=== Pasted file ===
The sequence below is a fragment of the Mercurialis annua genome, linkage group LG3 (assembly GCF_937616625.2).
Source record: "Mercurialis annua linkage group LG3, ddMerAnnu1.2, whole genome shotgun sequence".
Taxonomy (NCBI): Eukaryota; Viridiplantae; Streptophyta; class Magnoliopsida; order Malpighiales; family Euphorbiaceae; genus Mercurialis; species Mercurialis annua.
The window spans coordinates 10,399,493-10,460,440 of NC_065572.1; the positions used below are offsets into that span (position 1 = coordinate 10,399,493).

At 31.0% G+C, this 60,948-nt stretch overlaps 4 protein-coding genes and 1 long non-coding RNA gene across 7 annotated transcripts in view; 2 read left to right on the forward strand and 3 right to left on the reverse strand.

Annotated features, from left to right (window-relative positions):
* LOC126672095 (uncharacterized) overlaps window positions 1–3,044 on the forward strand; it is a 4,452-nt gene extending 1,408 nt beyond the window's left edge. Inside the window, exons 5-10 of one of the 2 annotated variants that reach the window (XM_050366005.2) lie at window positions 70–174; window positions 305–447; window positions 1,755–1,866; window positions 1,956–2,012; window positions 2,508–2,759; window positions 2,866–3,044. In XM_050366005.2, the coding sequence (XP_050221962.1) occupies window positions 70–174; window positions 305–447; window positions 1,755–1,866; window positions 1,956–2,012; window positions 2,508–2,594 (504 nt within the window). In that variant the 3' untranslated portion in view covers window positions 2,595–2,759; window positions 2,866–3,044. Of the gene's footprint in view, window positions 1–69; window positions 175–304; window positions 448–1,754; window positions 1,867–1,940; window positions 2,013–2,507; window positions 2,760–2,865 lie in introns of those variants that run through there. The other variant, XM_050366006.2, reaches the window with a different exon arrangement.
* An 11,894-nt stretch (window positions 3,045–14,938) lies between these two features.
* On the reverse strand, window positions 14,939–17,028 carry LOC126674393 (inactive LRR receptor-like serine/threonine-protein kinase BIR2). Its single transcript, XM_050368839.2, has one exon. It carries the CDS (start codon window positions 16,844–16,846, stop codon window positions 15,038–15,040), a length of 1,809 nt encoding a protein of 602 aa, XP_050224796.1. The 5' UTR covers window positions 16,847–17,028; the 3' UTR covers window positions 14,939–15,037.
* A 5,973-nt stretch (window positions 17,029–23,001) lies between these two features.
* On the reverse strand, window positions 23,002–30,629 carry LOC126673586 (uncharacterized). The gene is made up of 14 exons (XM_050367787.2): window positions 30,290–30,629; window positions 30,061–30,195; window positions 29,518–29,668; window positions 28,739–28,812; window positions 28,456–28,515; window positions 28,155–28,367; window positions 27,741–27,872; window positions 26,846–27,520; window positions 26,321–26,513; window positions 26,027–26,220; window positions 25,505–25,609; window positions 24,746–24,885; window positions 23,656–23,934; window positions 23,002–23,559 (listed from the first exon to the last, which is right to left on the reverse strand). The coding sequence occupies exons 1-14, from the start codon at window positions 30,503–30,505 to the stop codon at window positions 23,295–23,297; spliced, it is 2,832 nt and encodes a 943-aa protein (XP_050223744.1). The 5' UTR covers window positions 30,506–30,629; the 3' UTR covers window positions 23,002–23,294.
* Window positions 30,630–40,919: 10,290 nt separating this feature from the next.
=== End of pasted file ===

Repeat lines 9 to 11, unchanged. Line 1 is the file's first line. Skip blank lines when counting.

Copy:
* On the reverse strand, window positions 14,939–17,028 carry LOC126674393 (inactive LRR receptor-like serine/threonine-protein kinase BIR2). Its single transcript, XM_050368839.2, has one exon. It carries the CDS (start codon window positions 16,844–16,846, stop codon window positions 15,038–15,040), a length of 1,809 nt encoding a protein of 602 aa, XP_050224796.1. The 5' UTR covers window positions 16,847–17,028; the 3' UTR covers window positions 14,939–15,037.
* A 5,973-nt stretch (window positions 17,029–23,001) lies between these two features.
* On the reverse strand, window positions 23,002–30,629 carry LOC126673586 (uncharacterized). The gene is made up of 14 exons (XM_050367787.2): window positions 30,290–30,629; window positions 30,061–30,195; window positions 29,518–29,668; window positions 28,739–28,812; window positions 28,456–28,515; window positions 28,155–28,367; window positions 27,741–27,872; window positions 26,846–27,520; window positions 26,321–26,513; window positions 26,027–26,220; window positions 25,505–25,609; window positions 24,746–24,885; window positions 23,656–23,934; window positions 23,002–23,559 (listed from the first exon to the last, which is right to left on the reverse strand). The coding sequence occupies exons 1-14, from the start codon at window positions 30,503–30,505 to the stop codon at window positions 23,295–23,297; spliced, it is 2,832 nt and encodes a 943-aa protein (XP_050223744.1). The 5' UTR covers window positions 30,506–30,629; the 3' UTR covers window positions 23,002–23,294.